The United States has signaled to China that it welcomes the rise of a confident, peaceful and prosperous China, the Bush administration's top envoy to China said on Tuesday.
"A weak and insecure China is not in America's economic or security interests," Ambassador Alan Holmer said in a speech delivered to the Center for Strategic and International Studies.
He spoke highly of the Strategic Economic Dialogue (SED), saying the U.S. and China are advancing the bilateral economic relationship by establishing new habits of bilateral cooperation through the framework.
It "helps us signal to China that we welcome the rise of a confident, peaceful and prosperous China," he said.
"We have embraced a broad agenda that covers cross-cutting economic and economically consequential issues" through the dialogue, he said, adding the approach engages multiple and diverse government officials in both countries.
"It breaks down classic bureaucratic stove-pipes that hinder effective communication and impede results," he told the U.S. think tank.
"And that's what direct engagement does: it keeps the relationship on an even keel by lessening miscommunication and dispelling misperceptions so common in the history of the U.S.-China relationship," he added.
Holmer spoke in advance of the third meeting of the SED, to be held in Beijing next month. Treasury Secretary Henry Paulson will lead a delegation to China for dialogue. The SED was launched by President Bush and his Chinese counterpart Hu Jintao in September 2006.
The SED was not just an event that happens at cabinet-level meetings twice a year, "rather, engagement is continuous, with progress announced throughout the year," said Holmer.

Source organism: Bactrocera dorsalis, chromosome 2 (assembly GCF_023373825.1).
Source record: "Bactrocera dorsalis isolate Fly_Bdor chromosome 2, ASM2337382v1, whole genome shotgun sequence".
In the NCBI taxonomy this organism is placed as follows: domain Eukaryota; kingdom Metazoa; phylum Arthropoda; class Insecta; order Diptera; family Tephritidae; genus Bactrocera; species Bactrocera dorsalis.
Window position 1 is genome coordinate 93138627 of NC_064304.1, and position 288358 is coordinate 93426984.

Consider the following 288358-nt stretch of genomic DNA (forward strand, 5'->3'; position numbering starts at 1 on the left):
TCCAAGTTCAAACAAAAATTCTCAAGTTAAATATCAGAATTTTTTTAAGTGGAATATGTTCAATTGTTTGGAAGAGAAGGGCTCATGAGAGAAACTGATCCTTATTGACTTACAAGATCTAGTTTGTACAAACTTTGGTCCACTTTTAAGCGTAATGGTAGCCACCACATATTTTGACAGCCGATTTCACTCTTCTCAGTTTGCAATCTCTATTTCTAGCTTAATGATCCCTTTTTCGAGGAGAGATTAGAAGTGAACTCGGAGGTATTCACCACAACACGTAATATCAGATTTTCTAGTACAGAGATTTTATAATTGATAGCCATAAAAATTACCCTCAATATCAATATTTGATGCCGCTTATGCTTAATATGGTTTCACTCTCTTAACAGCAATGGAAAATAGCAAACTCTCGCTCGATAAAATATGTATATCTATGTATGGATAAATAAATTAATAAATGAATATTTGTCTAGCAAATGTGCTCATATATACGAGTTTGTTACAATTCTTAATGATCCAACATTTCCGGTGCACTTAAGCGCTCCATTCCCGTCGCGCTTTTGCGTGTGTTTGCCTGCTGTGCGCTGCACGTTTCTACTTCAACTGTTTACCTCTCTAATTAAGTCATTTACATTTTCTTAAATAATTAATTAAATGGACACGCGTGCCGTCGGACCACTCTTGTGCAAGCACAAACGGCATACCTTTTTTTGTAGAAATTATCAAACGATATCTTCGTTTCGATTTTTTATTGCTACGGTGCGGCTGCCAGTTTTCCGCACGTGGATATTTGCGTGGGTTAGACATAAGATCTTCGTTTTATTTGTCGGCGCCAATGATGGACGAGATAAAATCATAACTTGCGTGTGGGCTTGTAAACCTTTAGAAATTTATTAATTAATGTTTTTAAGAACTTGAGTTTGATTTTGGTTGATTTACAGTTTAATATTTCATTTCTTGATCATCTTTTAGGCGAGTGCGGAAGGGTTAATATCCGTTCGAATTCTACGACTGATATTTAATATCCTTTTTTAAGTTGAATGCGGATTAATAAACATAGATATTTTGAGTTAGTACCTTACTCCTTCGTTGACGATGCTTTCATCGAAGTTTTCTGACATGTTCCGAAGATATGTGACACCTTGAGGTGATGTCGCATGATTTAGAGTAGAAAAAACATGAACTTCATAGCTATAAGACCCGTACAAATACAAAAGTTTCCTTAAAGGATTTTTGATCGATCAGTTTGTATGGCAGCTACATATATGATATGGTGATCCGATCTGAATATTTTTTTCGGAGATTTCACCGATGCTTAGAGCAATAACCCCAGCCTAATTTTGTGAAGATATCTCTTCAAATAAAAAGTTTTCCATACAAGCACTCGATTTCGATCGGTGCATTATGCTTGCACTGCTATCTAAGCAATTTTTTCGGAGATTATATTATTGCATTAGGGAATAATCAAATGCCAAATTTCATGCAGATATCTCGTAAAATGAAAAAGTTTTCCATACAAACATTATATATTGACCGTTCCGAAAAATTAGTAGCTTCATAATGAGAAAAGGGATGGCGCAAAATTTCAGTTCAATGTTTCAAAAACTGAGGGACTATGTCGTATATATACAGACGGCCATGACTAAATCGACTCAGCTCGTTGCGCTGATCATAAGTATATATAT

He noted time after time, U.S. government agencies have been able to "draft behind" the momentum created by the framework.
Examples include a new air services agreement, collaboration on energy security and the environment, moving toward more efficient capital markets, and addressing concerns about tainted food and product imports.
"We welcome China into key international financial institutions and are giving China a greater voice in them as well," he said, adding since the initiation of the SED in September 2006, the Bush administration has supported China's efforts to join the Inter-American Development Bank (IADB) and the Paris-based Financial Action Task Force (FATF).
"We also strongly support a greater voting share for China in the IMF and World Bank," said the U.S. official.
"This new era in U.S.-China economic relations requires new and dynamic ways of doing business. We are meeting these challenges through the creation of the political space and the institutional capacity for long-term stability in our bilateral economic relations," he added.
He urged China to take actions to promote more flexible prices, including a much more flexible, market-driven exchange rate.
Holmer, who was named as special envoy to China and the SED in February, warned that the politics of U.S.-China economic relations are intensely dynamic and sensitive, in both countries.
"The SED is complex international economic diplomacy. We are tackling some of the biggest structural challenges in China's economic future and in U.S.-China relations," he said.
"The economic and geopolitical landscape of the 21st century will be greatly influenced by the way in which the United States and China work together. That emerging future requires a distinct vision and effective mechanisms to achieve it," he told the Washington-based think tank.
"By establishing new habits of cooperation, the SED has allowed both the United States and China to begin to write the next chapter of our strategic economic relationship," said the U.S. senior official.
Over the past five years, U.S. exports to China have grown from18 billion to 52 billion U.S. dollars, while U.S. imports from China have grown from 102 billion to 287 billion dollars, according to U.S. data.